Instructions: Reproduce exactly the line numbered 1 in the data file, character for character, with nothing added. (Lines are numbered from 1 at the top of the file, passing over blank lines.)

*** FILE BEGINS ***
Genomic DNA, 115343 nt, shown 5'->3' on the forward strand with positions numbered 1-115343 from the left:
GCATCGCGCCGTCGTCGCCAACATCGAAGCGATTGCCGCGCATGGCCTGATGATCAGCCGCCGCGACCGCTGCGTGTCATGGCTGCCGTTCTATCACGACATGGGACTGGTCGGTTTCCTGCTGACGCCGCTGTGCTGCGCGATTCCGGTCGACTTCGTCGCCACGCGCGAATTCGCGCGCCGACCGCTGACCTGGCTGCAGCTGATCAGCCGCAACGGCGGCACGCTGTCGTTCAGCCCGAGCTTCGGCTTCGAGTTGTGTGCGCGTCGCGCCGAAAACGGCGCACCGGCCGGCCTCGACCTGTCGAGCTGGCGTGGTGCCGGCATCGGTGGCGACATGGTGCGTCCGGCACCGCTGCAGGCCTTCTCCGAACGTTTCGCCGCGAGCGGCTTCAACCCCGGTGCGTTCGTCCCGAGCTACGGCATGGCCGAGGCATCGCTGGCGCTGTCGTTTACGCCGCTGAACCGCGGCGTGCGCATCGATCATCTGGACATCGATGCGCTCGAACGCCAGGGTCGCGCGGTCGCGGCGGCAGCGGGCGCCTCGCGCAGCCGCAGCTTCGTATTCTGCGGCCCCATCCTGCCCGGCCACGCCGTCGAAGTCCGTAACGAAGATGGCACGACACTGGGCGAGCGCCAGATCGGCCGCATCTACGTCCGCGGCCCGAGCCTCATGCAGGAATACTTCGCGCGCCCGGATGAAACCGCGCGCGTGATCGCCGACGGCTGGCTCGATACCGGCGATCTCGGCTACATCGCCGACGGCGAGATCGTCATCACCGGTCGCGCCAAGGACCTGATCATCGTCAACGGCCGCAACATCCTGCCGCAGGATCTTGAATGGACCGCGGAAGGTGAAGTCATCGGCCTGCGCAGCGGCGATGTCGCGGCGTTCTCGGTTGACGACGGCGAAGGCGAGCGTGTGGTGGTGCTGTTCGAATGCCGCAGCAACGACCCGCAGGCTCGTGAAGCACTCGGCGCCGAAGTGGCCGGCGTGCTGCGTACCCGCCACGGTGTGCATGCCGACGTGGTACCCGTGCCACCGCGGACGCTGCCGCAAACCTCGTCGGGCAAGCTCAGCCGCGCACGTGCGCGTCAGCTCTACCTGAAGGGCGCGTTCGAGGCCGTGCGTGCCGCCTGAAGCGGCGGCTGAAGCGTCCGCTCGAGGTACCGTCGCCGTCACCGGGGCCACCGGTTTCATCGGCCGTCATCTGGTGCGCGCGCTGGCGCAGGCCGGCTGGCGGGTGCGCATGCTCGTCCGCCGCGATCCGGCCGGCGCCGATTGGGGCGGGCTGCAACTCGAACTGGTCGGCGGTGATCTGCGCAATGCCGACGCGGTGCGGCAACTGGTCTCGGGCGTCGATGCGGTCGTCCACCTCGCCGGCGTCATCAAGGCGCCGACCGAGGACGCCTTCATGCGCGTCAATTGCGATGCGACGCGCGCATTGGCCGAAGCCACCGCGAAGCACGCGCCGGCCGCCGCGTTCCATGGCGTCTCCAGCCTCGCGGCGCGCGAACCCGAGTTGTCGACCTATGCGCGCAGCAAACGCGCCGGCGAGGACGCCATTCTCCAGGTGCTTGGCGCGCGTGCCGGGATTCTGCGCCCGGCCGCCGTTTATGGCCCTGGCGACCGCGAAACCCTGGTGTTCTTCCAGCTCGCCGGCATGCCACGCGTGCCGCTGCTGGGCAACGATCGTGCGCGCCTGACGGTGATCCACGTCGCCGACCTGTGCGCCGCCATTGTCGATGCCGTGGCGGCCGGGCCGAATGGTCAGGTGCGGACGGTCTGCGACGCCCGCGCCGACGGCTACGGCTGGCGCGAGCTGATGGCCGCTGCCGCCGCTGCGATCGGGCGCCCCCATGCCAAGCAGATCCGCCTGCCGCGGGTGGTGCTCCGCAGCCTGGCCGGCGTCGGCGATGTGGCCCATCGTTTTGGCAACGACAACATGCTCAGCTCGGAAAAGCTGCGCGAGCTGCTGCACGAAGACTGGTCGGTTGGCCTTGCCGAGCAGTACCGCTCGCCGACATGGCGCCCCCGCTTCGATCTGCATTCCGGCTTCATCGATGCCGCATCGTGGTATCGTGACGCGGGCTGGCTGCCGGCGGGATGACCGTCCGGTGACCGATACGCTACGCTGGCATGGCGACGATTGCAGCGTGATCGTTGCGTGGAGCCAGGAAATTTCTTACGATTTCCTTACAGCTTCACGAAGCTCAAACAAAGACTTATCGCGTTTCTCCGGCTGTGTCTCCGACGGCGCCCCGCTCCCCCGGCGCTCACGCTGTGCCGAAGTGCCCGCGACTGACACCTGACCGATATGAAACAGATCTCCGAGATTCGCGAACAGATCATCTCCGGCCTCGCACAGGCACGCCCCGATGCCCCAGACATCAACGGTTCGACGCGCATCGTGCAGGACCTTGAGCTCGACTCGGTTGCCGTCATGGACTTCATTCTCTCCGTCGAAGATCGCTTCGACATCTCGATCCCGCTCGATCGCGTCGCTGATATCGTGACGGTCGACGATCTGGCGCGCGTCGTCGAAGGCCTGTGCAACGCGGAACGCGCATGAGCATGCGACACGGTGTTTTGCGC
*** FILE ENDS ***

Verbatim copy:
Genomic DNA, 115343 nt, shown 5'->3' on the forward strand with positions numbered 1-115343 from the left: